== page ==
Semiotics is Eco’s academic field of study, and greatly influences the ideas on which he builds his novel. Semiotics refers to the study of signs, sign systems and the way meaning isderived. Signs can be nearly anything in a given culture that conveys information. Signs are generally conventional; that is, signs are meaningful to those who understand the unwritten codes that underpinthem. A good example of this might be the way that people greet each other from culture to culture. In American culture, kissing someone on arrival is a sign designating a close and intimaterelationship between the two people. Men, however, rarely kiss each other, although they might hug and slap each other on the back. In France, however, the sign is subtly different, and strangers meeting forthe first time might kiss each other on each cheek. For those who understand such signs, the communication is clear.
The Name of the Rose is nothing if not a story of signs, including religious,political, and social signs, among many others. William prides himself as a savvy reader of signs; yet his mistake — in assuming that the system underpinning the series of murders was following the patternof the Apocalypse — demonstrates how a faulty initial assumption can lead to a complete misunderstanding of a situation. In such a case, while the signs are still there, they have no meaning becausethere is no underpinning system. Likewise, the novel’s title is ambiguous and mysterious because it is impossible to assign one meaning to the sign “rose.” As Eco writes in the “Postscript,” “the roseis a symbolic figure so rich in meaning that by now it hardly has any meaning left . The title rightly disoriented the reader, who was unable to choose just one interpretation.”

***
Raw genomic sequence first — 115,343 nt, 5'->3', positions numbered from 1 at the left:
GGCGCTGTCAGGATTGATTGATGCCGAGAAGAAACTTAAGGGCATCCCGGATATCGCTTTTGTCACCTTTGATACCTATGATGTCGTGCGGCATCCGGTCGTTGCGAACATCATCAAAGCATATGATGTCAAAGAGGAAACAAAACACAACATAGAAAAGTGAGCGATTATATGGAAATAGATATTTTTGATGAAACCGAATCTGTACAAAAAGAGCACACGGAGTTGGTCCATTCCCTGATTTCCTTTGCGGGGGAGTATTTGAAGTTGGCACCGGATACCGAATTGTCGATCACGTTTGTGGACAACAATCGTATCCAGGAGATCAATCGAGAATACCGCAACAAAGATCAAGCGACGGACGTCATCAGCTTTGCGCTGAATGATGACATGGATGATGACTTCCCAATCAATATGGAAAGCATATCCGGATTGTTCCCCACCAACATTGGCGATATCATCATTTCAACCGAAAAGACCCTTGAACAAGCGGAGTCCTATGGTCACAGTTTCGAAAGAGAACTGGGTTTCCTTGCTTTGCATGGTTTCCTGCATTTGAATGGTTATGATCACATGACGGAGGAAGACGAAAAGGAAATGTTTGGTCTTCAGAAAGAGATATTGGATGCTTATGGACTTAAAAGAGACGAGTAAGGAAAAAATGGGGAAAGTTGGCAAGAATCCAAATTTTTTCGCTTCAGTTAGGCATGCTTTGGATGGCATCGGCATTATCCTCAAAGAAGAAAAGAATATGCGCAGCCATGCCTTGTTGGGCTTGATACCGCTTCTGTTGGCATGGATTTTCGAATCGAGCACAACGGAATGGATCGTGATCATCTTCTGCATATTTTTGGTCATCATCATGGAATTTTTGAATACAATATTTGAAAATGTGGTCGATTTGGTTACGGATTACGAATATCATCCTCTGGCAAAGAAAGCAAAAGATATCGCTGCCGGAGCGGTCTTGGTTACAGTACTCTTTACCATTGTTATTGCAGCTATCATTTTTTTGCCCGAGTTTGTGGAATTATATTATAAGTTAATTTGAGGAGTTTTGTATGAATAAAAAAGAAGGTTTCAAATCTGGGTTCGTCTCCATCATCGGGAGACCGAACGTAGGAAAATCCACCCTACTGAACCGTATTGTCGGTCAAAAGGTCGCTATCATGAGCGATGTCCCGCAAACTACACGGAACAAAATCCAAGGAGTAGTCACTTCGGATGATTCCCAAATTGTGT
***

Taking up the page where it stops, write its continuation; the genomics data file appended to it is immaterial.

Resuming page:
NominalismNominalism is also an important topic or theme in The Name of the Rose closely related to language. During the Middle Ages, there was heated debate over the nature of reality. Realists, such as Jorge in the...
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